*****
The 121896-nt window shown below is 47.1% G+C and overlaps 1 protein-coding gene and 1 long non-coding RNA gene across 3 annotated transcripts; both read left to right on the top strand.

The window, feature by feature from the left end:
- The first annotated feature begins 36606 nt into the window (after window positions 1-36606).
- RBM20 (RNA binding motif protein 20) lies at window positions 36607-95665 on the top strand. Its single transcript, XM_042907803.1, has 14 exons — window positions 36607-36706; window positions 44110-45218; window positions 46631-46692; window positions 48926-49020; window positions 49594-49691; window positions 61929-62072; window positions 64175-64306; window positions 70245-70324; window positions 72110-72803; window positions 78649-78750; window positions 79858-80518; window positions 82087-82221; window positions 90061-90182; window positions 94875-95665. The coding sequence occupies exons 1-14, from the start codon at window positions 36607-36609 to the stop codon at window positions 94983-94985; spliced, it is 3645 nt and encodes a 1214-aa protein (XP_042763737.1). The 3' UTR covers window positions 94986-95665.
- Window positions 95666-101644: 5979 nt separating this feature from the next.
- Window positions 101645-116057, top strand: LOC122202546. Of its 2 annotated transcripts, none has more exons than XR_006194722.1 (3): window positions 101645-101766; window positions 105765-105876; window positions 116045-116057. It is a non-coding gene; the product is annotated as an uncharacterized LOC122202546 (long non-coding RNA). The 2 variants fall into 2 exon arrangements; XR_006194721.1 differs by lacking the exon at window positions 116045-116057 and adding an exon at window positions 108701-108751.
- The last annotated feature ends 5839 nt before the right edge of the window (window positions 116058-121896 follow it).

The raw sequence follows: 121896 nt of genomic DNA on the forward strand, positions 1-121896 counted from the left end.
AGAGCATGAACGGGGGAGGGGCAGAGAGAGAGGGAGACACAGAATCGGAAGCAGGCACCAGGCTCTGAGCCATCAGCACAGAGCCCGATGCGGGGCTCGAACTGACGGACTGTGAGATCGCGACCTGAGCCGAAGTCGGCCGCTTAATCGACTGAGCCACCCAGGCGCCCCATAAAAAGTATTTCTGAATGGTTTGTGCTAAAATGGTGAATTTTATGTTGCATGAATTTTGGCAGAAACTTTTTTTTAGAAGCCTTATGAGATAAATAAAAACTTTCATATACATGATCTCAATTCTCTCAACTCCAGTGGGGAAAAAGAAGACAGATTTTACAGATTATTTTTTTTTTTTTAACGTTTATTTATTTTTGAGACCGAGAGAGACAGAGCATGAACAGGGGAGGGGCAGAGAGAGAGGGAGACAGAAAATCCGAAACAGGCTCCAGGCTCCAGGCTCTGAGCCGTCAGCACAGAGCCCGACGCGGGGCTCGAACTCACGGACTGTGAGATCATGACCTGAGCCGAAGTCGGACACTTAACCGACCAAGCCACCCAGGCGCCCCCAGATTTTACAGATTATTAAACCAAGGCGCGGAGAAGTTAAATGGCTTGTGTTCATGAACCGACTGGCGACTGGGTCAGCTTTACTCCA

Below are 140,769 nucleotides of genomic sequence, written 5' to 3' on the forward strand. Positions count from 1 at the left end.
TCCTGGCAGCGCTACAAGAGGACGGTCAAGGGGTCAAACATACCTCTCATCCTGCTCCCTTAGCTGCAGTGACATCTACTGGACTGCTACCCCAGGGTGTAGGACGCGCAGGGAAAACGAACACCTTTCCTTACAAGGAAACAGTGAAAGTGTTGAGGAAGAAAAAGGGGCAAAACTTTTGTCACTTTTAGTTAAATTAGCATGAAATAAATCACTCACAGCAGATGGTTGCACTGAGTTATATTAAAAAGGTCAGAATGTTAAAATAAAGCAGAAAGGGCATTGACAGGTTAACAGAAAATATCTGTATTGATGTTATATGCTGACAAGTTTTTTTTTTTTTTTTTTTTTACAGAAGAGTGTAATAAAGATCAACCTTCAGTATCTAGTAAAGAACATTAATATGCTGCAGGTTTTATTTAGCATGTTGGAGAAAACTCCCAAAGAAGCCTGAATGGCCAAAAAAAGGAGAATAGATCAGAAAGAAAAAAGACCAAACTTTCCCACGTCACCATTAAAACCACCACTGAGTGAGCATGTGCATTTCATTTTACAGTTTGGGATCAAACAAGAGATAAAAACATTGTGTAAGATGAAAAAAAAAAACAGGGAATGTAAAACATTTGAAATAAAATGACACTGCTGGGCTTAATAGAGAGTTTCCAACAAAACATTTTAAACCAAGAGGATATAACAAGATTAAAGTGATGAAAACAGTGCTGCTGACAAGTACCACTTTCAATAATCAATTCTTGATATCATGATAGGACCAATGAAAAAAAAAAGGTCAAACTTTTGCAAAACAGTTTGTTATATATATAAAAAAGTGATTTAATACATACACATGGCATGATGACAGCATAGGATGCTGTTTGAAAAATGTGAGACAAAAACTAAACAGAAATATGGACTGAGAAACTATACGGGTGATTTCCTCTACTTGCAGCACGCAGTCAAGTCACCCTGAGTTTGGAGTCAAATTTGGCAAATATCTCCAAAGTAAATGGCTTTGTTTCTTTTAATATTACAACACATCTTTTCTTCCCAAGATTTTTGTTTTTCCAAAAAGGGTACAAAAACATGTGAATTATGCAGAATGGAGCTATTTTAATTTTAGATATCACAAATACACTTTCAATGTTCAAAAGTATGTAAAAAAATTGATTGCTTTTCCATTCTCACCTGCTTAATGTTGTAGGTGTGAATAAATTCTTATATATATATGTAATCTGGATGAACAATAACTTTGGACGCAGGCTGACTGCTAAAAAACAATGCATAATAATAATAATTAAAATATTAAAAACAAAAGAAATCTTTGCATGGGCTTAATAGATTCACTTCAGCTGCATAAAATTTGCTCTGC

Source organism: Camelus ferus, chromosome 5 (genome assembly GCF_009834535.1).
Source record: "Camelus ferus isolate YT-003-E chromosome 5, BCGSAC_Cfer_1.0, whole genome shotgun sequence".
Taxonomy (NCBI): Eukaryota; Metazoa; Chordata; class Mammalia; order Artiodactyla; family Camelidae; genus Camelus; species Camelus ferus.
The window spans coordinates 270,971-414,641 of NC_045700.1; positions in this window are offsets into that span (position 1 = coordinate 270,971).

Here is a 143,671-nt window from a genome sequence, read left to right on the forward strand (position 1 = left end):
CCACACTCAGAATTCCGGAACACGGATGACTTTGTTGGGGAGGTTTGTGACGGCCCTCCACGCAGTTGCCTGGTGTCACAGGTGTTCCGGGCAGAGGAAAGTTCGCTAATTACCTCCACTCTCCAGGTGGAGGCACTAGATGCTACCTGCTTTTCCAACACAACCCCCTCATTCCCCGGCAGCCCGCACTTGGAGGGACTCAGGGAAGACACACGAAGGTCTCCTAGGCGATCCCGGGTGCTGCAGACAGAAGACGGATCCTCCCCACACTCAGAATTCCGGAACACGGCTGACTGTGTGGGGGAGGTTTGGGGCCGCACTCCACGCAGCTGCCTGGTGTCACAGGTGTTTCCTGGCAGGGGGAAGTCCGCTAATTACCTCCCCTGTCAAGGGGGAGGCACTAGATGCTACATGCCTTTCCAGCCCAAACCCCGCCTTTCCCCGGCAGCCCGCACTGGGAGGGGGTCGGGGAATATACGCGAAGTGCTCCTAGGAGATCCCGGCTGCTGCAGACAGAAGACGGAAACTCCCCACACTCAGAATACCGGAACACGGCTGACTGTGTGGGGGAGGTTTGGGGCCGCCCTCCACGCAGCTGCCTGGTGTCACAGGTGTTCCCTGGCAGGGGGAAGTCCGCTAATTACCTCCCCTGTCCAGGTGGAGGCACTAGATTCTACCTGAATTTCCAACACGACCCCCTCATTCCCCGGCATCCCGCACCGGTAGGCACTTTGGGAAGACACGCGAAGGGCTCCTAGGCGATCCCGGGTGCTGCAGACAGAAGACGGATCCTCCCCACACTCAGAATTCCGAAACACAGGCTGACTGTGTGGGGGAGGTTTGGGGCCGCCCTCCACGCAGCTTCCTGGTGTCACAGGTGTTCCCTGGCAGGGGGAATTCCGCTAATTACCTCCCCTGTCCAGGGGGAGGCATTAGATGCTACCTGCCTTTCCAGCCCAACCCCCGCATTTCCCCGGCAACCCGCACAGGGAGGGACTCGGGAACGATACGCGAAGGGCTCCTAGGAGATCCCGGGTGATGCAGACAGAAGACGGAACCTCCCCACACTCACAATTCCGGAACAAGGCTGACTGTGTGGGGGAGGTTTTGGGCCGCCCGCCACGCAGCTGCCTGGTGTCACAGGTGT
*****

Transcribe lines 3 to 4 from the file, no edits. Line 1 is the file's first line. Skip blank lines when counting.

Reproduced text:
- The first annotated feature begins 36606 nt into the window (after window positions 1-36606).
- RBM20 (RNA binding motif protein 20) lies at window positions 36607-95665 on the top strand. Its single transcript, XM_042907803.1, has 14 exons — window positions 36607-36706; window positions 44110-45218; window positions 46631-46692; window positions 48926-49020; window positions 49594-49691; window positions 61929-62072; window positions 64175-64306; window positions 70245-70324; window positions 72110-72803; window positions 78649-78750; window positions 79858-80518; window positions 82087-82221; window positions 90061-90182; window positions 94875-95665. The coding sequence occupies exons 1-14, from the start codon at window positions 36607-36609 to the stop codon at window positions 94983-94985; spliced, it is 3645 nt and encodes a 1214-aa protein (XP_042763737.1). The 3' UTR covers window positions 94986-95665.